Them Mushrooms band has offered youthful bands copy singing rights to re-do their songs at a fee.
Bands can now improve on these hits as long as they meet terms and conditions as spelled out by the band’s management.
Band leader John Katana Harrison said the terms are friendly.
“This is one of the ways to promote and modernise these songs for them to be appreciated from one generation to the other. It is a way to allow these young artistes to have a feel of what we used to do. Again, their production should not interfere with the moral teachings of the songs,” said Katana.
He added, “Our terms and conditions are not prohibitive but friendly; it is a win-win policy for all the parties involved”.
While giving the clearest example of how things should work, Katana explained that how Malaika was composed, played and produced in the 70s cannot be similar to how the youth of this generation can re-do it.
“Its (Malaika) composition and instrumentalisation cannot be similar to how we did it several decades back. Off course, they will have to improve on it in their way. Ours is to seek freshness on the same song instilled through modernisation but under our terms,” he said.
Them Mushrooms band plays mainly Chakacha and at times Benga, and Reggae music.
Their 1982-hit Jambo Bwana catapulted the band to the global scene.
The song was later used by corporate companies to market Kenya abroad as a global tourist destination.
For the five decades, the band has been in existence, it has managed to produce over 20 albums and 20 singles, most of them in Kiswahili and English.
Some of their hits are Jambo Bwana, Malaika, Akumu Nyar Kisumu, Ukimwi Ni Hatari and Nyambura, which carry various moral teachings.
Katana said it is just a matter of time before they release new songs.
“Despite this development, we are about to release some new hits. We have not tired but we will do our work within the demands of the market,” he said.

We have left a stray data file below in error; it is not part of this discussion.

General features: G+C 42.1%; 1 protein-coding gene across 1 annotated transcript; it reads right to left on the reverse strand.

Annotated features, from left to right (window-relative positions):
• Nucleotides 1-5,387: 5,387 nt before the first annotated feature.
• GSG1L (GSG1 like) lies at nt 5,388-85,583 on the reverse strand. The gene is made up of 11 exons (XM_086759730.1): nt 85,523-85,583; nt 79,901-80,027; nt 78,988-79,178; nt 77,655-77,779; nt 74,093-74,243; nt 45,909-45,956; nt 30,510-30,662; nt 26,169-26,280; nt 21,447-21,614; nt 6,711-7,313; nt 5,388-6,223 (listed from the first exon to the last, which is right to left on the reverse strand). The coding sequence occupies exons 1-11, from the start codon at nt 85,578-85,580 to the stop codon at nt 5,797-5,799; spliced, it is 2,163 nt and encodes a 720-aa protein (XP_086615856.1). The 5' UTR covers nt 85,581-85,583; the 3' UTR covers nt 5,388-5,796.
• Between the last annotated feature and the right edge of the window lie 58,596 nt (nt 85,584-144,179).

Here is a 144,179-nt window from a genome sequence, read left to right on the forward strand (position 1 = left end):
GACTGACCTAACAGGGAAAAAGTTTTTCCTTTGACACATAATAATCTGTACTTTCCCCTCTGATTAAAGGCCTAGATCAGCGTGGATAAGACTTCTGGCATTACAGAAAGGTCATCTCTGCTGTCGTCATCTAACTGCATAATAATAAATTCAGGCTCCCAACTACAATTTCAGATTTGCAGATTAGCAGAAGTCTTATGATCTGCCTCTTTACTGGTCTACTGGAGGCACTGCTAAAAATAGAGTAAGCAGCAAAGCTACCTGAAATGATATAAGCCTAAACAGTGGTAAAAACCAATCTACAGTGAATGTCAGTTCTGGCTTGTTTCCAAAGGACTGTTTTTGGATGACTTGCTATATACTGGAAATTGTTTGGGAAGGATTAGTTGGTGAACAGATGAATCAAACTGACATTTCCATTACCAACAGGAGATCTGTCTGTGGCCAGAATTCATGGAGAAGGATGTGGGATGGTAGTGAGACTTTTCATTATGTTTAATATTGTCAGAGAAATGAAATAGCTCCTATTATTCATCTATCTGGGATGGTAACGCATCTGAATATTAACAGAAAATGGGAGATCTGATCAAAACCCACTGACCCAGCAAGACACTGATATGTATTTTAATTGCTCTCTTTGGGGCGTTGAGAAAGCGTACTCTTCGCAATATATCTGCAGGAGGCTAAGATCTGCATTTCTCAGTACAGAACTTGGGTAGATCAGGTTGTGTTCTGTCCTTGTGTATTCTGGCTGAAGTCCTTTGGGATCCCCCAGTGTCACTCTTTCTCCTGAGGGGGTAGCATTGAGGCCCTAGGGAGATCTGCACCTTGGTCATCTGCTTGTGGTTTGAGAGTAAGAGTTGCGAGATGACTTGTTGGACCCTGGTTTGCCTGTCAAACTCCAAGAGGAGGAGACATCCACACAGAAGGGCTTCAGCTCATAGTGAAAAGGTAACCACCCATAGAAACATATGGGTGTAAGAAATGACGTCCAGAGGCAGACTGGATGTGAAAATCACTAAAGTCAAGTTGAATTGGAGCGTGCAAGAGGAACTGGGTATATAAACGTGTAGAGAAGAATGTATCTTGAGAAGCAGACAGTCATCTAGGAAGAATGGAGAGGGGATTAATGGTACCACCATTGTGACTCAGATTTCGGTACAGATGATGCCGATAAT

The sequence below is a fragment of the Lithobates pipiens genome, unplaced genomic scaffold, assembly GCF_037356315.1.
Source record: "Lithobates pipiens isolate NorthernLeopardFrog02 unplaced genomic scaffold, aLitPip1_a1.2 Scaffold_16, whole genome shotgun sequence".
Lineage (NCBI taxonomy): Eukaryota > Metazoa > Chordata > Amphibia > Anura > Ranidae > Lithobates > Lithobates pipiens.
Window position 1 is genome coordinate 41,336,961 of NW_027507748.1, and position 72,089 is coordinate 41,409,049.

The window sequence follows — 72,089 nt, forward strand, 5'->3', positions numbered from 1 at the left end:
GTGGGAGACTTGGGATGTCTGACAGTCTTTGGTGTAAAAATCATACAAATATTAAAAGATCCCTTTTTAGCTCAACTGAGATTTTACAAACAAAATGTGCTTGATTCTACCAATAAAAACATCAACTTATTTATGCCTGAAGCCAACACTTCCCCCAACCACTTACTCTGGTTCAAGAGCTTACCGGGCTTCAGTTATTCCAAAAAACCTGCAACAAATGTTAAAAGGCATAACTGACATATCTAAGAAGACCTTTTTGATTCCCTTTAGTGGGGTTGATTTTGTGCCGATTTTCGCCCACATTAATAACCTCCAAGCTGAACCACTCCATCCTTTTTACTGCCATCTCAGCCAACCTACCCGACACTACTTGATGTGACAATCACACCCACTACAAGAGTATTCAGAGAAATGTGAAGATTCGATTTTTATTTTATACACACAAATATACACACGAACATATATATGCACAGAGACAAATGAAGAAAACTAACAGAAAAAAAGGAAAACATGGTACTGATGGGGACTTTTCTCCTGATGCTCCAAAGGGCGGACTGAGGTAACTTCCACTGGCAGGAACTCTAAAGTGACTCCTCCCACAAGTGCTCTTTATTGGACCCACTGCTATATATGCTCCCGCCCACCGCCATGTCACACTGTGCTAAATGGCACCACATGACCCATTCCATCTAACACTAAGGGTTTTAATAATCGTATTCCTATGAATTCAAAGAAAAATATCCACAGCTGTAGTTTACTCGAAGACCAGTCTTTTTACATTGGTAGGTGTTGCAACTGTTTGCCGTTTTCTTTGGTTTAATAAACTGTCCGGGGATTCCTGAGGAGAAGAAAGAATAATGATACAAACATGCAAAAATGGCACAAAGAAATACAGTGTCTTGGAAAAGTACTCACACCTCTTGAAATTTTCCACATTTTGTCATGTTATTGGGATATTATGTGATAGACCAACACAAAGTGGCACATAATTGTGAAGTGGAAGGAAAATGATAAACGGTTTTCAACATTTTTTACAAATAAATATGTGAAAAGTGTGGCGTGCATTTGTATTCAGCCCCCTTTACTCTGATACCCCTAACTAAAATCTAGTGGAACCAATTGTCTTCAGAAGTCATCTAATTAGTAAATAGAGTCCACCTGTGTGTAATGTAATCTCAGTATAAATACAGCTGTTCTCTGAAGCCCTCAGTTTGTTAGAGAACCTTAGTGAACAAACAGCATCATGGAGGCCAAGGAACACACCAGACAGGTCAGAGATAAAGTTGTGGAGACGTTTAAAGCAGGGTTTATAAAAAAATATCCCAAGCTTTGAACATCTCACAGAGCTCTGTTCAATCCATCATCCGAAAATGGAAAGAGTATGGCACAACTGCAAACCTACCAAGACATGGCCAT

The band leader said they have already allocated four songs, with two going to Umoja Sounds, which include Nyambura (produced in 1989) and Ndogo Ndogo (produced in 1985).
“These two songs were the first to be allocated out to the young band after discussions and consultations by the management. They have the mutual consent to rework them,” he said.
Other songs that have been allocated are Akumu Nyar Kisumu (produced in 1987) and Dance and Sing Along (produced in 1988)
Katana appealed to artistes and bands interested in the new scheme to approach them for talks.
“We still have songs that have not been taken. Our doors are open for the artistes willing to abide by our conditions,” he said.
Them Mushrooms was formed on December 12, 1972, by the Harrison brothers Teddy Kalanda, Billy Sarro, George Zirro, John Katana, Pius Plato Chitianda ‘Jibaba’ and Pritt Nyale.
The group was originally based in Mombasa until 1986 when it relocated to Nairobi and since then, all their operations have been confined to the capital.
It almost disbanded in 1992 when its drummer and songwriter Dennis Kalume died and George Zirro left the band to pursue a solo career.
In 2002, they renamed their band Uyoga, but later on, reverted to their previous name, Them Mushrooms.